Why are CHROs being replaced?

A new study reveals trends around succession and turnover of HR chiefs at Fortune 200 companies

Why are CHROs being replaced?

A new study revealed that there was 16% higher CHRO turnover rate in 2019 versus 2018 at Fortune 200 companies.

They found that about one in five CHROs were replaced last year, with larger firms more likely to see a turnover than smaller firms.

The study determined the reason why: a change in CEO directly impacted CHRO turnover. Findings also showed that internal succession of CHROs continue to be on the decline.

On how CEO turnover impacted the top HR role, Talent Strategy Group found that of the 35 new CEOs who got the job in 2019, 40% replaced their CHROs.

This was especially apparent in 2019 as there was a 40% increase in CEO turnover that year, compared with 2018.

The impact of CEO turnover
Where the CEO hails from also impacted succession plans. An internal CEO successor was 2.5 times more likely to replace the current CHRO in 2019. However, they’re more likely to look for a replacement from within the company.

Almost three in five internal CEOs replaced the role with an internal CHRO successor. This compares with external CEO candidates, who only appointed someone from within the company 33% of the time.

Overall, internal CHRO succession strategies have been on a steady decline. 2019 saw the lowest rate of internal CHRO promotions at 53% appointments. The figure was 61% in 2018, and 70% in 2017.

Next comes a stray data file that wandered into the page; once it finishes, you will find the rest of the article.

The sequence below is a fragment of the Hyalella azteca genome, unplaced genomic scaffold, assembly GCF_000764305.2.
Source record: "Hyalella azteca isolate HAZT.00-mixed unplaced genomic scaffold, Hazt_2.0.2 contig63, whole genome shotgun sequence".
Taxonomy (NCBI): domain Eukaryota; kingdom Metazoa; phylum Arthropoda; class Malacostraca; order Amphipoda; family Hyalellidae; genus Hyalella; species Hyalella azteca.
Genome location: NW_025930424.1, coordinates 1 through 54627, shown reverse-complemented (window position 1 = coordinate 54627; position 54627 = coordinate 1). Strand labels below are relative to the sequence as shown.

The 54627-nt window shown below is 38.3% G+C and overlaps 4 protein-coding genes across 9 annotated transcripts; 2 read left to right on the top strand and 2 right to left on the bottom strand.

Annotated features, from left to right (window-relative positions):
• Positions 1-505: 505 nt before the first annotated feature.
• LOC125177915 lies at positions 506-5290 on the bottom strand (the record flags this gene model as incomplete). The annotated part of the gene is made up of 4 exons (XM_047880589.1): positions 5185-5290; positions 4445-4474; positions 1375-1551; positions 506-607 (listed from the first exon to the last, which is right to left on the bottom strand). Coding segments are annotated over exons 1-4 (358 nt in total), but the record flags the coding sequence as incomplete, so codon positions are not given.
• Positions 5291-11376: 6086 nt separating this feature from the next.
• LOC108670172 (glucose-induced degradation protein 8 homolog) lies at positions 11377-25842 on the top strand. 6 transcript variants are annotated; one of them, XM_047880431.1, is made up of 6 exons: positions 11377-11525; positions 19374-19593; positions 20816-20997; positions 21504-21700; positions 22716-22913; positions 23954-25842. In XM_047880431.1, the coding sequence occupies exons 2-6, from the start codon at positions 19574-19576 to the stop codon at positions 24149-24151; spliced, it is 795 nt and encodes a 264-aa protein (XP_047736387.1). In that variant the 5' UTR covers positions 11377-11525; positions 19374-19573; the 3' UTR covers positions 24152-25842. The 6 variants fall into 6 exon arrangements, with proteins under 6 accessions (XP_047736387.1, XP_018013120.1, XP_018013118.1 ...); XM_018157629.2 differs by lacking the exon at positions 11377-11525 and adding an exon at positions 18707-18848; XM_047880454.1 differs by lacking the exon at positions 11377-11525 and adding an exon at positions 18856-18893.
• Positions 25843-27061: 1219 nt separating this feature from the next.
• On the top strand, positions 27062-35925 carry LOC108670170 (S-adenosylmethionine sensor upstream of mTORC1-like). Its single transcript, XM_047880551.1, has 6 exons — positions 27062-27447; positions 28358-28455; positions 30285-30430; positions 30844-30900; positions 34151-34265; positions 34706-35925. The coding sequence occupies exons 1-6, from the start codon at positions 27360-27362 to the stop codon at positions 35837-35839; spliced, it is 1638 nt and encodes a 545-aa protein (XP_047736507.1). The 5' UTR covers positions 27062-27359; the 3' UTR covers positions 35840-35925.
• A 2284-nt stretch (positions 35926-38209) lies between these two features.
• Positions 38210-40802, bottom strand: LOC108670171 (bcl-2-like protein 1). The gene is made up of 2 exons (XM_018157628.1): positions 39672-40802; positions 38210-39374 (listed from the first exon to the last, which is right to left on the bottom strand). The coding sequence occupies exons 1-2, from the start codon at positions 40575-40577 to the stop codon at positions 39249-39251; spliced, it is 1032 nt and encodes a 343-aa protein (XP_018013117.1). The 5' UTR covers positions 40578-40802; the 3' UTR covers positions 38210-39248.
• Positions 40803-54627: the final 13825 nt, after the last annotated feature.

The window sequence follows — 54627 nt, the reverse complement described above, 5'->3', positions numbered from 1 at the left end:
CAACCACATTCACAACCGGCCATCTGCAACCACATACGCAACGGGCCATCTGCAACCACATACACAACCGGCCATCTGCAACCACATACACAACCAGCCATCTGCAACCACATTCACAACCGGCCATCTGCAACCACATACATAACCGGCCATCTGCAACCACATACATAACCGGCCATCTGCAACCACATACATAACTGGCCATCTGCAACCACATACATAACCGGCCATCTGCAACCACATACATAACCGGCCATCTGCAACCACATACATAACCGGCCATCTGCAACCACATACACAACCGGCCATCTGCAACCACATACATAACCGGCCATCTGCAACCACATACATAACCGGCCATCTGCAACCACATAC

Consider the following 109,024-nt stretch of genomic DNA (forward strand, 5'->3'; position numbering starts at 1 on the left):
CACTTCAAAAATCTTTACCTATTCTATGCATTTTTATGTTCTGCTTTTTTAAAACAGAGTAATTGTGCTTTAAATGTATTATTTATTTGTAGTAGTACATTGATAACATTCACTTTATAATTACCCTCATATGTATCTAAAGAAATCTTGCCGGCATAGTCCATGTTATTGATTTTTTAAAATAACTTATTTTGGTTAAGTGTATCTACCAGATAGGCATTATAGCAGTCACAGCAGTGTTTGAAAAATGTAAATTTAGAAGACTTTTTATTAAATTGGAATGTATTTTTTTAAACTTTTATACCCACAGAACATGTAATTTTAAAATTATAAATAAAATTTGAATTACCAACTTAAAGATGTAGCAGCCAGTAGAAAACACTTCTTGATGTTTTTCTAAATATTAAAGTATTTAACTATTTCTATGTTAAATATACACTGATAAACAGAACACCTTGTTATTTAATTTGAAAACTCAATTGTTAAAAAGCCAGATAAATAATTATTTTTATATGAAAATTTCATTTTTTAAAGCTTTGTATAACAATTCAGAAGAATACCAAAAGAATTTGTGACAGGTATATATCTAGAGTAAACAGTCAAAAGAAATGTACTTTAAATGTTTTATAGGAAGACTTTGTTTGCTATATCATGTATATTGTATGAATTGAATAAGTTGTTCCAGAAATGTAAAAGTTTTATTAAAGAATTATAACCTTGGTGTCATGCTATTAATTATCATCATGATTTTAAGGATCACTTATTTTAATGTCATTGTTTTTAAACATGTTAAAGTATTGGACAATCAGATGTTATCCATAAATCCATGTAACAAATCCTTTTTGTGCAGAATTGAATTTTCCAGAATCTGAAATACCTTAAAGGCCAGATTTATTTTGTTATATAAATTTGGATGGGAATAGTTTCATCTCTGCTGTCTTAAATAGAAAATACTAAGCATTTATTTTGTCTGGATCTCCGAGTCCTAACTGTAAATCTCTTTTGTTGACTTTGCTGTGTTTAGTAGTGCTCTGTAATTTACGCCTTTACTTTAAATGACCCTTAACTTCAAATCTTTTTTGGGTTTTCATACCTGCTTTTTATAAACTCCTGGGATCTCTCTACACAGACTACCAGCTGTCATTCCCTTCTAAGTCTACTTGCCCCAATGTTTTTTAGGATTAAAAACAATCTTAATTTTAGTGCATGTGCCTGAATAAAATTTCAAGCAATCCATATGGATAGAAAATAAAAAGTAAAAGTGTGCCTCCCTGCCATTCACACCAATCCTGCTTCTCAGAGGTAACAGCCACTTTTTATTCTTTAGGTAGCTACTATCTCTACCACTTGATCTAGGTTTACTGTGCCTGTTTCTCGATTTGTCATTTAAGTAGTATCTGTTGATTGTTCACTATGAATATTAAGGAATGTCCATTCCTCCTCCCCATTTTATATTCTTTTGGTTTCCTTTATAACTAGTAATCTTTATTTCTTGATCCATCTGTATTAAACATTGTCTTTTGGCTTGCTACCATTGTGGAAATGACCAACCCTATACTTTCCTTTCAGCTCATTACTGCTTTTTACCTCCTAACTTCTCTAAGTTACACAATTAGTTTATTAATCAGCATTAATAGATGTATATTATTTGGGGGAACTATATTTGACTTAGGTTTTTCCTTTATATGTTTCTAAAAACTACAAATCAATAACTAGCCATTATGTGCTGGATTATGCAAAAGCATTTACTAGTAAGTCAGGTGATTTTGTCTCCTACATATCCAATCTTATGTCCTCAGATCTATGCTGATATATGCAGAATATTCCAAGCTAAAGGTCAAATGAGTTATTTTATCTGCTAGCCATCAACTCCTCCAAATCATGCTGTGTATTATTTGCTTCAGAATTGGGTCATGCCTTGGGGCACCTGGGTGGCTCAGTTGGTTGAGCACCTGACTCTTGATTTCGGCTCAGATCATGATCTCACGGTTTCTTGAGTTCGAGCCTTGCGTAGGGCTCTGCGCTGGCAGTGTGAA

READ MORE: How to build a succession plan

How to become a CHRO
Despite all that, the study suggested that the best way to get the top HR role remains internal promotions. About 85% of first-time CHROs followed that career path.

Also, tenure still reigns supreme in terms of promotions. About two in three leaders spent 15 or more years at the same company before getting promoted to the Chief HR role.

For external successors, experience in a CHRO role remained critical – when companies hired externally, 82% of leaders selected were currently serving as a HR head.

And a whopping 100% of external hires saw CHROs transferring to a larger company than their former firms.

The report’s authors also conducted in-depth conversations with the new 2019 CHROs to discuss the issues at the top of their agendas.

Their concerns include:

  • Attraction and retention of top talent
  • Increasing HR and managerial accountability and capability
  • Navigating the paradox of maximizing for today, versus investment in tomorrow to drive enduring business results

READ MORE: Will CHROs take over the CEO's role?

The CHRO’s ‘second act’
Also, just like how a large number of CEOs in 2019 got a “second act” as their organisation’s executive chairman after “stepping down”, a majority 65% of CHROs continued their careers a similar way.

The study found that while 35% of departing CHROs retired, another 31% took on a new or bigger role within the company – most notably a Chief Administration Officer role or Advisor to the CEO role.

An additional 12% took a lateral move into a business role. The remaining are actively searching for their “second act” or serve as consultants.

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